Michael J. Shelley (New York University)  Bodies and boundaries interacting with complex fluids 
Abstract: Most classical and modern studies of swimming, pumping, and mixing in fluids have considered fluids that are Newtonian. All of these phenomena also take place in fluids that are viscoelastic and at low Reynolds number, and are particularly important to biology and to engineering areas such as microfluidics. I will discuss theoretical studies of the effect of viscoelasticity on low Reynolds number undulatory swimming and peristaltic pumping. I will also discuss an example of how symmetry breaking instabilities in extensional flows of a viscoelastic fluid can lead to new coherent structures and fluid mixing.  
Amy Shen (University of Washington)  Microfluidics enhanced novel materials synthesis 
Abstract: The flow of complex fluids in confined geometries produces rich and new phenomena due to the interaction between the intrinsic lengthscales of the fluid and the geometric lengthscales of the device. In this poster, we will show three examples to illustrate how selfassembly, confinement, and flow can be used to control fluid microstructure and enhance the controlled synthesis of biocompatible nanomaterials and supramolecular hydrogels.  
Heinz Siedentop (LudwigMaximiliansUniversität München)  The ground state energy of heavy atoms: Relativistic lowering of the leading energy correction 
Abstract: Formulae for the ground state energy E(Z) of atoms in the limit of large atomic number Z have been a very active area of research. Among the most prominent contributions in the context of Schrödinger operators are the ground breaking work of Lieb and Simon (1977) and the seminal papers of Fefferman and Seco (19891994). However, large Z results for nonrelativistic models are questionable from a physical point of view: the innermost electrons of heavy atoms come close to the nucleus where they move very fast. Therefore, a relativistic model is important. We prove that the leading energy correction, the Scott correction – intuitively due to the innermost electrons – is indeed lowered compared with the Schrödinger case. Our proof is valid up to and including the critical coupling constant. It is based on a renormalization of the energy whose zero level we adjust to be the groundstate energy of the corresponding nonrelativistic problem. This  together with a new GagliaroNierenberg inequality – allows us to roll the proof back to results for the Schrödinger operator. The talk is based on joint work with Rupert Frank and Simone Warzel (both Princeton).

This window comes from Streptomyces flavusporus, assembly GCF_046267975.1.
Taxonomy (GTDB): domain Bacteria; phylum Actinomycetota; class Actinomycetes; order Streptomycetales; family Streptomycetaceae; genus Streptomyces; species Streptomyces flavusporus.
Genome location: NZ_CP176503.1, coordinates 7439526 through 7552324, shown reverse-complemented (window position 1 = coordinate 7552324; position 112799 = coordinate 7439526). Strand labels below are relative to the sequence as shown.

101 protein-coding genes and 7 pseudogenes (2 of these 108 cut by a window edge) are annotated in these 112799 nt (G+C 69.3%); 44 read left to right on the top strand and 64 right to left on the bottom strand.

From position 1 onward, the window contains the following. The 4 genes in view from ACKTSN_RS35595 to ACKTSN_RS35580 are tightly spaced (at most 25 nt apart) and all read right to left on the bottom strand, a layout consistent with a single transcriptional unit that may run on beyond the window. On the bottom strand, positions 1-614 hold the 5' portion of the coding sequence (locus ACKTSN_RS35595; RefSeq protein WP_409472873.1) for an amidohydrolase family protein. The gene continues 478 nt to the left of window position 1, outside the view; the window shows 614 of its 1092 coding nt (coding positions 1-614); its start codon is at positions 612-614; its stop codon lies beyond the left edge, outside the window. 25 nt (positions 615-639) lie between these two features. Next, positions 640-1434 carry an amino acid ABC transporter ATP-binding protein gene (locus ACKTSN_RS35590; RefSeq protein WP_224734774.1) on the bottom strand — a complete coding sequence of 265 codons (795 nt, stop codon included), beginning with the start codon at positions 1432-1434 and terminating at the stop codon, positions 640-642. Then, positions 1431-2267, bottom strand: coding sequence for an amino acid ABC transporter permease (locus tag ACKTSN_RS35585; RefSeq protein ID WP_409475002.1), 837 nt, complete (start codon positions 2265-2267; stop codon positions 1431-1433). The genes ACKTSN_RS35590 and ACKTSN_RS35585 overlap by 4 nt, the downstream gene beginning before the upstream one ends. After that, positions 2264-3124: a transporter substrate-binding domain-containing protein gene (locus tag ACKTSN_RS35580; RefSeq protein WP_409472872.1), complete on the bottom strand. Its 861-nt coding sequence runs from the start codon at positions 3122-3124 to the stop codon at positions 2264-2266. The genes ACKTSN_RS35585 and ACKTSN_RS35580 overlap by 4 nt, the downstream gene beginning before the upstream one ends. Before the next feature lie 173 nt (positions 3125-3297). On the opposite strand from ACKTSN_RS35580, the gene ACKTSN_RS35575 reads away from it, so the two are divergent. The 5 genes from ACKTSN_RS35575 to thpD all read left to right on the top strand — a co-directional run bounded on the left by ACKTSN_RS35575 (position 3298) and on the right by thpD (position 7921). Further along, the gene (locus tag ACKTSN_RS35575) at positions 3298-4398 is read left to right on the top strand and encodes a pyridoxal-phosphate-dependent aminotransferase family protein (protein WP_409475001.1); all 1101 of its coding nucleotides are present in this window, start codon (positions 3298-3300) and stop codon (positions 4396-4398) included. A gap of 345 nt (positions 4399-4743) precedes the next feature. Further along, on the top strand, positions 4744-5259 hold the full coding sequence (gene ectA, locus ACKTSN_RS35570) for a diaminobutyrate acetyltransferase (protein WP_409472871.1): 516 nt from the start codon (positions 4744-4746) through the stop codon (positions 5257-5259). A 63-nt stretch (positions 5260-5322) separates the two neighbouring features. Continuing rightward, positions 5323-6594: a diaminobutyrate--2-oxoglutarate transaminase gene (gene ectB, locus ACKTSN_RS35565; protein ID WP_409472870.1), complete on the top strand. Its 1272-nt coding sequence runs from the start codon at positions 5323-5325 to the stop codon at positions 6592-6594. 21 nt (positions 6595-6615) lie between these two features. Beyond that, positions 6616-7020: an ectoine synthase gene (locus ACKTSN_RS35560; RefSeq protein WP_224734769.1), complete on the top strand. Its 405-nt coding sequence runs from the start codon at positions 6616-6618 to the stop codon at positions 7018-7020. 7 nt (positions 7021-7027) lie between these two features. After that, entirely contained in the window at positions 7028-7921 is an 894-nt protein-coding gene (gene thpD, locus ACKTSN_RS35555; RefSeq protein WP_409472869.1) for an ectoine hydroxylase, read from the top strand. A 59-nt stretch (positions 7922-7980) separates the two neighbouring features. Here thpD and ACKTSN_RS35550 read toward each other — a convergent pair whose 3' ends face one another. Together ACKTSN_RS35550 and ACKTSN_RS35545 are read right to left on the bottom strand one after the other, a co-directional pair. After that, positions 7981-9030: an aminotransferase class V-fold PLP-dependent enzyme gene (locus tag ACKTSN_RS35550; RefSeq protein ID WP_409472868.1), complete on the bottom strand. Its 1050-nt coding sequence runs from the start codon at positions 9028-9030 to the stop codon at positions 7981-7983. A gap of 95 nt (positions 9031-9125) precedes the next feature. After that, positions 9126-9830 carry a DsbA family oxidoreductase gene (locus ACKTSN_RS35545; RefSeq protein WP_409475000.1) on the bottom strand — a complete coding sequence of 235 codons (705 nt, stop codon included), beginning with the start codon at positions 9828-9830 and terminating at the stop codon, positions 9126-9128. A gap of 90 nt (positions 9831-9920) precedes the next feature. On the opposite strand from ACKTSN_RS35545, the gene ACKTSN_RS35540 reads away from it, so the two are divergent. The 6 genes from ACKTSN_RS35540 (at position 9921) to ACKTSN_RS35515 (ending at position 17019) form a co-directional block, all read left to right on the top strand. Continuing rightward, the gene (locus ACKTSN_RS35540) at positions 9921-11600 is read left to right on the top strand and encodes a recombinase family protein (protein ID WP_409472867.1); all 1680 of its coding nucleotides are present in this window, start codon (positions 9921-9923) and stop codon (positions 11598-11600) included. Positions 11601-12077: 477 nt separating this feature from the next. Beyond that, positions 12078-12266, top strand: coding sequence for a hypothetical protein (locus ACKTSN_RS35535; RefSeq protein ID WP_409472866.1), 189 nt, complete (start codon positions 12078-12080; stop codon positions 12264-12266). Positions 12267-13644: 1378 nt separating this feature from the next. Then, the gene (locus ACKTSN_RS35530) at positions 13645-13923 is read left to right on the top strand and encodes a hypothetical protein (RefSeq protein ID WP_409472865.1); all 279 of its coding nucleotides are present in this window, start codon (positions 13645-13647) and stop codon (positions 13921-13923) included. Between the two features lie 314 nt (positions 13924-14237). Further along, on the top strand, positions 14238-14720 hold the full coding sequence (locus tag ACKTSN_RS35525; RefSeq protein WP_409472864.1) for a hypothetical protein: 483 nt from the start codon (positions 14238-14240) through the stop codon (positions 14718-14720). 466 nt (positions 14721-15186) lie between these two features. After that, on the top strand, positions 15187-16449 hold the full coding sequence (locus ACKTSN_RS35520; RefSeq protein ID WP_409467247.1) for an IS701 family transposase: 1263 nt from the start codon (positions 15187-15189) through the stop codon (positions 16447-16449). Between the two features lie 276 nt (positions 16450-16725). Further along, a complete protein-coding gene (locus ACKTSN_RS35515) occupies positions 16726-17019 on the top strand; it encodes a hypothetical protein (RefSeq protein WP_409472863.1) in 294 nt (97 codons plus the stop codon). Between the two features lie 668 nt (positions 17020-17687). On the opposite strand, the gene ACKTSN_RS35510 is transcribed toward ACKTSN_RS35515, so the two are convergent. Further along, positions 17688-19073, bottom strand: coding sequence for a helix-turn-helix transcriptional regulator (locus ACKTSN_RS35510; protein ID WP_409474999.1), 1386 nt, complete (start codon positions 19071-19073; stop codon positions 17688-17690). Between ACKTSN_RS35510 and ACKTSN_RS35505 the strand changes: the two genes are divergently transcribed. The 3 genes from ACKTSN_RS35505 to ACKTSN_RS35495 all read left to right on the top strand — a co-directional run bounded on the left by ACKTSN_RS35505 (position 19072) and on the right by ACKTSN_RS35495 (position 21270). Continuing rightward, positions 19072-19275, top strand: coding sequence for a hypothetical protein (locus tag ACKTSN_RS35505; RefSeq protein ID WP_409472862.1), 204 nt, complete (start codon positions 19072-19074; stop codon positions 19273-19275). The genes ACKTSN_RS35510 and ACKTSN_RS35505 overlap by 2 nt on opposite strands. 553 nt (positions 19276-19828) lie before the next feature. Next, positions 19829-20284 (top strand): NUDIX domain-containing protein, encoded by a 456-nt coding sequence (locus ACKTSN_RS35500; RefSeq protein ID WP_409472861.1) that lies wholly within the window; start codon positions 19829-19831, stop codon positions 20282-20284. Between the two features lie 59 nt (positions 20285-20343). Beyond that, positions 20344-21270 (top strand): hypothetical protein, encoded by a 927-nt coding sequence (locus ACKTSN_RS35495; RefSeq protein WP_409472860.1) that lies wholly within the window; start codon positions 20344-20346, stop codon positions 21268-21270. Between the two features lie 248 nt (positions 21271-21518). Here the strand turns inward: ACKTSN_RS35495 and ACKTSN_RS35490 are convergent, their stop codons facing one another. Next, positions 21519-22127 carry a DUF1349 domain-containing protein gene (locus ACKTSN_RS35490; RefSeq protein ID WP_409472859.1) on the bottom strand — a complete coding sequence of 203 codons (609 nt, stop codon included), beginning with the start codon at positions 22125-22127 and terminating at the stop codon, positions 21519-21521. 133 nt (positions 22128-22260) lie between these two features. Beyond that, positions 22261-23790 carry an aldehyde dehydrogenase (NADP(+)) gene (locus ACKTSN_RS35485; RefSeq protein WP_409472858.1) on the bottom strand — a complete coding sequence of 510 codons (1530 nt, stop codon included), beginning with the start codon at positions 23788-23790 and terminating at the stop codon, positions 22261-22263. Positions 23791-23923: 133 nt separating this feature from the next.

Linda B. Smolka (Bucknell University)  On the planar extensional motion of an inertiallydriven liquid sheet 
Abstract: We derive a timedependent exact solution of the free surface problem for the NavierStokes equations that describes the planar extensional motion of a viscous sheet driven by inertia. The linear stability of the exact solution to one and twodimensional symmetric perturbations is examined in the inviscid and viscous limits within the framework of the longwave or slender body approximation. Both transient growth and longtime asymptotic stability are considered. For onedimensional perturbations in the axial direction, viscous and inviscid sheets are asymptotically marginally stable, though depending on the Reynolds and Weber numbers transient growth can have an important effect. For onedimensional perturbations in the transverse direction, inviscid sheets are asymptotically unstable to perturbations of all wavelengths. For twodimensional perturbations, inviscid sheets are unstable to perturbations of all wavelengths with the transient dynamics controlled by axial perturbations and the longtime dynamics controlled by transverse perturbations. The asymptotic stability of viscous sheets to onedimensional transverse perturbations and to twodimensional perturbations depends on the capillary number (Ca); in both cases, the sheet is unstable to longwave transverse perturbations for any finite Ca. This work is in collaboration with Thomas P. Witelski.